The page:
In uniforms many thought them unfit to wear, some of the first men of color to bond over Harley-Davidson motorcycles were soldiers riding in the name of their country.

Some of the first Black bikers in post-war America were soldiers who were assigned to military police positions where they were responsible for monitoring the “colored” sections of segregated bases during World War II. They patrolled on bikes, officials said.

This year, as Harley-Davidson celebrates 110 years, the contributions of African Americans to biking culture are being recognized.

“Harley-Davidson has a shared history with African Americans in the motorcycling community and in American history, in general, that is really amazing,” said John Commissiong, director of Harley-Davidson’s marketing outreach. “We’re seeing a lot more African Americans joining together and riding more bikes. We’re also seeing more large-scale events targeted toward African-American bikers.”

Founded in 1903 by William S. Harley, 23, and Arthur Davidson, 22, the first Harley-Davidson bike started as a detailed sketch of a bicycle frame with an engine. A few years later, Arthur Davidson’s brother Walter joined the team. Within 20 years, the company that started in a Milwaukee, Wis., backyard shed grew to more than 2,000 dealers in 67 countries within 20 years, officials said.

One of those dealers was Baltimore resident William B. Johnson, who was also the first Black licensed racer. Though he would make a name for himself by winning “hill climb” races, because of racism in the early 1920s, Johnson was never publicly recognized.

Because African Americans were not allowed into the American Motorcyclist Association, the organization that hosted the events, Johnson was only allowed to join and enter the competitions after he and die-hard fans declared that he was an American Indian, according to Jim Babchak, who met Johnson in the late 1960s and honored his work in a 2009 edition of American Iron Magazine.

Tributes to Johnson, who died at age 95 in 1985, are displayed in Milwaukee at the Harley-Davidson Museum, where other notable African-American bikers are enshrined. One of the women who is recognized is Bessie Stringfield, who, in the 1930s and 1940s, made eight solo cross-country rides, choosing her destinations by tossing a penny onto a map.

In the 1950s, Stringfield became a nurse in Miami. She founded the Iron Horse Motorcycle Club, serving as the only female in a unit of civilian couriers carrying U.S. Army documents to military installations.

“She really put female riders on the map, especially for the time frame she was riding all across the country,” said Sabrena Johnson, 48, a founding member of the Karamel Divaz Motorcycle Club, a Southern Maryland female biker group founded in 2005.

Johnson said she was introduced to motorcycles at a young age by her father, but was told it was too dangerous for a teenager. She didn’t get involved in riding until the mid-1990s.

“You didn’t see that many women riding in the early to mid-90s,” she said. “You would see one or two, but it wasn’t like it is now. In this area, there are a lot of female riders and more females are getting into Harley-Davidson motorcycles.”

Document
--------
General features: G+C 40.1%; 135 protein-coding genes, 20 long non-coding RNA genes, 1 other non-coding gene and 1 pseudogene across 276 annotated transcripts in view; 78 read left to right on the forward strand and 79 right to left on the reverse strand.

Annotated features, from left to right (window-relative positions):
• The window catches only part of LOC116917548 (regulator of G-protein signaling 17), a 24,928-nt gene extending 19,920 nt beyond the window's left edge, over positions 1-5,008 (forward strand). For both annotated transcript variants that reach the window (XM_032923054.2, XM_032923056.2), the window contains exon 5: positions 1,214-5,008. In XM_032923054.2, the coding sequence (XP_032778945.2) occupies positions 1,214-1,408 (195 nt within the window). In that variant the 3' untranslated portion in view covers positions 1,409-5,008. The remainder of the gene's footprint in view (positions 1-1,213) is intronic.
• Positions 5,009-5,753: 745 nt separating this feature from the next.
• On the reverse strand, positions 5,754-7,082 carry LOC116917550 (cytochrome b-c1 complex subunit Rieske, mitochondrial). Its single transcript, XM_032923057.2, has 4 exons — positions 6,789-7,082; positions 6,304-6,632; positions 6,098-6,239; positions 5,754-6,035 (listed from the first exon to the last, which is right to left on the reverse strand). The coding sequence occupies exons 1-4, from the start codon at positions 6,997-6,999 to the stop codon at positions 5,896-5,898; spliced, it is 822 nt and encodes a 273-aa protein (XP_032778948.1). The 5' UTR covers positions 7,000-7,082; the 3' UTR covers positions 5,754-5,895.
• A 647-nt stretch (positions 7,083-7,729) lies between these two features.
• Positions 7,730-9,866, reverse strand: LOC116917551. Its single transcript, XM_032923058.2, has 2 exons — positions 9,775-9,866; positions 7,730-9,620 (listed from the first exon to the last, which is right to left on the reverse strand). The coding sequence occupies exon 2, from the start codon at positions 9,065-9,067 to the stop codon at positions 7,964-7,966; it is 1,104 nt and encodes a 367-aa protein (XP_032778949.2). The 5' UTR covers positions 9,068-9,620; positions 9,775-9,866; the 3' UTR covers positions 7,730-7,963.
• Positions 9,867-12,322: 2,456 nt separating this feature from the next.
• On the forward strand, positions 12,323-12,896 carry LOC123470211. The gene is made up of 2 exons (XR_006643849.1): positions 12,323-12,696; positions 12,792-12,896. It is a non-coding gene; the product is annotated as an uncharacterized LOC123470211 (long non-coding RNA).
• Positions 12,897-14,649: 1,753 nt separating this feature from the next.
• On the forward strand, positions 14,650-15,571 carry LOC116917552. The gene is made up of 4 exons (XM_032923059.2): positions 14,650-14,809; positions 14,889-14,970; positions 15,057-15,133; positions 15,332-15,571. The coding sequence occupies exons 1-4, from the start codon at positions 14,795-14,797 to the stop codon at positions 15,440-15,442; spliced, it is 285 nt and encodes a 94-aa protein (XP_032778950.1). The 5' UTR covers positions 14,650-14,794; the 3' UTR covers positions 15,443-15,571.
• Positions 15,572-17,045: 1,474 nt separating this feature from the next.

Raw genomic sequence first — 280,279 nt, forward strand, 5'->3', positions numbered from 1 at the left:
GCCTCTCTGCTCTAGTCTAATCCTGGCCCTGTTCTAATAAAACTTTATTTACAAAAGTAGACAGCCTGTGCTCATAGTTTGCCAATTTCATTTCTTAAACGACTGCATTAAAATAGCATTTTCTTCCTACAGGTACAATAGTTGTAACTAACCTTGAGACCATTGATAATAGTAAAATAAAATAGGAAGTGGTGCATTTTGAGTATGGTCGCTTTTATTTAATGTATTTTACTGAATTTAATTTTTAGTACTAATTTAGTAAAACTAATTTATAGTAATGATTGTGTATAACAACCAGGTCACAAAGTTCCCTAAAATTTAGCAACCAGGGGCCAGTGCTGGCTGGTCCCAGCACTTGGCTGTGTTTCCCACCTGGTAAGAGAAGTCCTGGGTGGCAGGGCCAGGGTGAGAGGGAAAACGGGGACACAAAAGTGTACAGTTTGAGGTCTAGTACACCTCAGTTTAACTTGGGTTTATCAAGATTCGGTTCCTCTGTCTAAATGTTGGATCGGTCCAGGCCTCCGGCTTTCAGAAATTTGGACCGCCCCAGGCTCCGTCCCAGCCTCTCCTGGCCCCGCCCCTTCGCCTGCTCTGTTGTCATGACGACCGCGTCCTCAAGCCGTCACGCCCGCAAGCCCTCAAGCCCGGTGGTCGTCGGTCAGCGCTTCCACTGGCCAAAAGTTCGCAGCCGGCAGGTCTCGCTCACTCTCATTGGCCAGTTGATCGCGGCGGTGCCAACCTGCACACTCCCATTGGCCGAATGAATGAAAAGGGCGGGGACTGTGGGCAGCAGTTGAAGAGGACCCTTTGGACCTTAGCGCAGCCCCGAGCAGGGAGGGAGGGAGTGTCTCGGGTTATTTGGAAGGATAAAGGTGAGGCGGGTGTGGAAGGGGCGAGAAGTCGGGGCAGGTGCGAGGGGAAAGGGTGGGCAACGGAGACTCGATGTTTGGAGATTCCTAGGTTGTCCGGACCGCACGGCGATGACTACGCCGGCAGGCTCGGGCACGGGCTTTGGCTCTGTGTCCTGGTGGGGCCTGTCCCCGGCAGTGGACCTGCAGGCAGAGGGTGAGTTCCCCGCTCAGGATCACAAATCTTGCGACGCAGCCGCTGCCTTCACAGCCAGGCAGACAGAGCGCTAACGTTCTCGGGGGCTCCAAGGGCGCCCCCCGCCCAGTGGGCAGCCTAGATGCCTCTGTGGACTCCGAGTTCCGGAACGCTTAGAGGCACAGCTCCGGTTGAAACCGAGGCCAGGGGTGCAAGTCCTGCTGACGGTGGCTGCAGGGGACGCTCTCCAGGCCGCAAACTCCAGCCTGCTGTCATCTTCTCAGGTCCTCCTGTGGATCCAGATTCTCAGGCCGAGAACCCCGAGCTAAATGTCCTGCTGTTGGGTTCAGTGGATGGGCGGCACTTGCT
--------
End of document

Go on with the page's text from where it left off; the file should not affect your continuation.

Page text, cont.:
Today, the Karamel Divaz includes 16 active members aged 30 to 52, Johnson said.

“Half of us are married. We have a few who are single with no kids, and a couple of our ladies are grandmothers,” she said. “Milestones are a big deal to the club and we celebrate. We’re there for each other.”

Johnson said the best part of owning her Harley-Davidson Street Glide, which she purchased eight years ago, is the adrenaline rush she gets from the long-distance rides. Her longest jaunt was from Maryland to Florida.

“There was a time when only White people would have Harley motorcycles,” she said. “Blacks would have the Yamahas and the Suzukis. They weren’t into Harley-Davidson the way they are now. Now, everyone has them. It symbolizes the United States of America.”

The museum opened in 2008 and is home to 500 motorcycles from every decade since Harley-Davidson’s beginning, including early racing bikes, bikes used by U.S. Army mail couriers and police motorcycles.

In 1969, movie fanatics flocked to theatres to see Peter Fonda and Dennis Hopper in the film “Easy Rider.” They meandered through the Southwest en route to Florida atop Harley-Davidson choppers known as “Captain America” and “Billy Bike,” respectively. Both bikes were designed by Blacks—Benjamin F. Hardy, Sr. and Cliff Vaughns, officials said.

“There’s a lot of history in Black motorcycle clubs,” said Robert Smith, 69, vice president of the Buffalo Soldiers Motorcycle Club of Maryland, named after the U.S. 10th Cavalry Regiment of Black soldiers that was formed after the Civil War.

“We ride in honor of the Buffalo Soldiers,” he said. “We keep their name alive and when we go to schools and churches and we give them the history.”

The Maryland section of the club began in 1995, an offshoot of the original Buffalo Soldiers Motorcycle Club of Chicago, which began in 1993. The club continued to introduce new chapters across America until 1999, when the National Association of Buffalo Soldiers & Troopers Motorcycle Club was created with seven chapters from California to Virginia.

Smith, like many others, said that fellowship is the key reason he joined a motorcycle club.

“It has made me appreciate motorcycling a lot more,” he said. “We don’t portray that biker-gangster mentality. It has a lot of honor to it.”

Alexis Taylor

AFRO Staff Writer